Wednesday, February 7, 2018

Cryptocurrency millionaires want to turn Puerto Rico into a 'Crypto Utopia'

The rush to find a place where cryptocurrency can become the money of the realm has been the goal of many cryptocurrency and blockchain advocates ever since the virtual money was initially tied to the anarch-capitalist movement seven to eight years ago.  And now that cryptos like Bitcoin have made alot of individuals extraordinary wealth, some of these 'Bitcoin Millionaires' are looking at the island of Puerto Rico as a viable location to create their 'Crypto Utopia'.

They call what they are building Puertopia. But then someone told them, apparently in all seriousness, that it translates to “eternal boy playground” in Latin. So they are changing the name: They will call it Sol. 
Dozens of entrepreneurs, made newly wealthy by blockchain and cryptocurrencies, are heading en masse to Puerto Rico this winter. They are selling their homes and cars in California and establishing residency on the Caribbean island in hopes of avoiding what they see as onerous state and federal taxes on their growing fortunes, some of which now reach into the billions of dollars. 
And these men — because they are almost exclusively men — have a plan for what to do with the wealth: They want to build a crypto utopia, a new city where the money is virtual and the contracts are all public, to show the rest of the world what a crypto future could look like. Blockchain, a digital ledger that forms the basis of virtual currencies, has the potential to reinvent society — and the Puertopians want to prove it.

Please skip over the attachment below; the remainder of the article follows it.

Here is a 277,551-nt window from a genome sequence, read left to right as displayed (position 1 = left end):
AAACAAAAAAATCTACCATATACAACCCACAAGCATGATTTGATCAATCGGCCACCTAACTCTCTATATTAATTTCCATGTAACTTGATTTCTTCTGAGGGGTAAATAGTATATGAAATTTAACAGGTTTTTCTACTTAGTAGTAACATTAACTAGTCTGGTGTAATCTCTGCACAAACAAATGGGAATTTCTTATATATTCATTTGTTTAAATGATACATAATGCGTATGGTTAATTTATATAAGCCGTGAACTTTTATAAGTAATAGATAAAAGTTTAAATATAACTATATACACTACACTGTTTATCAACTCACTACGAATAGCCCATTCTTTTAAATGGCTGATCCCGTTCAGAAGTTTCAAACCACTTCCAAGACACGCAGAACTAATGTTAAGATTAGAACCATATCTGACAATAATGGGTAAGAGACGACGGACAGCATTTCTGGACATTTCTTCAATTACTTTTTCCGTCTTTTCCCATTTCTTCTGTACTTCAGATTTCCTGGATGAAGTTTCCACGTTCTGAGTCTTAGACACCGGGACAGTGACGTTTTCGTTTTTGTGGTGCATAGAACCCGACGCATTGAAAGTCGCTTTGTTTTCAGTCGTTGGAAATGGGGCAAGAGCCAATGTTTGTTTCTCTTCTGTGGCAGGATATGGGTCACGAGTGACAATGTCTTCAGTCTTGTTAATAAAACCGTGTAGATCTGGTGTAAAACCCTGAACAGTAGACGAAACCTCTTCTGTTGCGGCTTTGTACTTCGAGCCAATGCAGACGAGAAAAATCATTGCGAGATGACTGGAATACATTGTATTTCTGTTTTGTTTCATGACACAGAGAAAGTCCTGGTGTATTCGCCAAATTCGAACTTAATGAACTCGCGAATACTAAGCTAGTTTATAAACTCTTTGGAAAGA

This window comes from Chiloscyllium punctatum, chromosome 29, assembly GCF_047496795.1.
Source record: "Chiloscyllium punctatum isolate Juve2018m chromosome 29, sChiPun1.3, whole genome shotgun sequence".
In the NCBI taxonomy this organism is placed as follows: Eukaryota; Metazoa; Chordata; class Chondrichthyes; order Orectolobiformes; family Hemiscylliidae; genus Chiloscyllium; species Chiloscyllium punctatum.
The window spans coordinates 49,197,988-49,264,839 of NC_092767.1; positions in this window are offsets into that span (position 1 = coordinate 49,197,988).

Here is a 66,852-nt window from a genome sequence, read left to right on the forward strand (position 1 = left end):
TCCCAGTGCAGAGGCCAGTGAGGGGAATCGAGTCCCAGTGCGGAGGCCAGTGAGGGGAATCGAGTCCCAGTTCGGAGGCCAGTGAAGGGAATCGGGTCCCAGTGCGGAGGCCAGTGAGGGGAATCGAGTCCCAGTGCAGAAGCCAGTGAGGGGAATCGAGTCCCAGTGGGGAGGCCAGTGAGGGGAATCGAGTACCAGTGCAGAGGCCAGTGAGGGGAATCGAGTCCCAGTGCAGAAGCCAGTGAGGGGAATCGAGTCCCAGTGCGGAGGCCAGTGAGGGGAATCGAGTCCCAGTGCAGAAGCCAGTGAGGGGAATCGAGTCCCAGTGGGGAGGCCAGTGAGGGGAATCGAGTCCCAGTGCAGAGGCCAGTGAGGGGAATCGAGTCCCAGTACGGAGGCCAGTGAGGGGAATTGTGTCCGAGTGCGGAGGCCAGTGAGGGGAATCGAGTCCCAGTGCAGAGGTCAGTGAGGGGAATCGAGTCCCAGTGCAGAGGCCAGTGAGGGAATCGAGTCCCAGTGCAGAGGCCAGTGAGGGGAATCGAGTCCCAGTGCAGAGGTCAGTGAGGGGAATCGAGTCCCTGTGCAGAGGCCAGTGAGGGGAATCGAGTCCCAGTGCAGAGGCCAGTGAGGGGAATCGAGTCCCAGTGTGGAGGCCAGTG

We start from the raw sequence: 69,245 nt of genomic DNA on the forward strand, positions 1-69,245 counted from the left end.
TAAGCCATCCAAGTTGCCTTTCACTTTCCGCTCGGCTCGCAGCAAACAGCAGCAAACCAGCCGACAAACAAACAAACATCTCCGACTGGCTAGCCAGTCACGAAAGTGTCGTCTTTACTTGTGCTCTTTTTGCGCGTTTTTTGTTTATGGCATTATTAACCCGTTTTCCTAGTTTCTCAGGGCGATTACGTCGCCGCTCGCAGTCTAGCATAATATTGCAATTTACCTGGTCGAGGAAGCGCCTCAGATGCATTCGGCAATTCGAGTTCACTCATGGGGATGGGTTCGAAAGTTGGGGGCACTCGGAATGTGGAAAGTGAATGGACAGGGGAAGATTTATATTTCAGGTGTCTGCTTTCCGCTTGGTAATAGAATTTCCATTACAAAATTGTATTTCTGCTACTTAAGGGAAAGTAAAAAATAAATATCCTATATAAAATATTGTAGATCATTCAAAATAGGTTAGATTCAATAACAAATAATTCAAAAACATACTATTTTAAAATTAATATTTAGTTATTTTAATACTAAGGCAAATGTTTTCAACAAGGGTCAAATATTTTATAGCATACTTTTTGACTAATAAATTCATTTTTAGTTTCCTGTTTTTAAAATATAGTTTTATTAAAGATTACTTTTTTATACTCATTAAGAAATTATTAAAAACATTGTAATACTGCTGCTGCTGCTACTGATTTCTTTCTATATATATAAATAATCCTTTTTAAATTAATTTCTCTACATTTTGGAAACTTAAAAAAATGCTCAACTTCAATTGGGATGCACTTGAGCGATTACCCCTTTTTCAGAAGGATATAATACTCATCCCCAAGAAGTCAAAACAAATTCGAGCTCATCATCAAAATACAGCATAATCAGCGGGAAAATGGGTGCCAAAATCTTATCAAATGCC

For more than a year, the entrepreneurs had been searching for the best location. 
After Hurricane Maria decimated Puerto Rico’s infrastructure in September and the price of cryptocurrencies began to soar, they saw an opportunity and felt a sense of urgency.
So this crypto community flocked here to create its paradise. Now the investors are spending their days hunting for property where they could have their own airports and docks. They are taking over hotels and a museum in the capital’s historic section, called Old San Juan. They say they are close to getting the local government to allow them to have the first cryptocurrency bank. – New York Times

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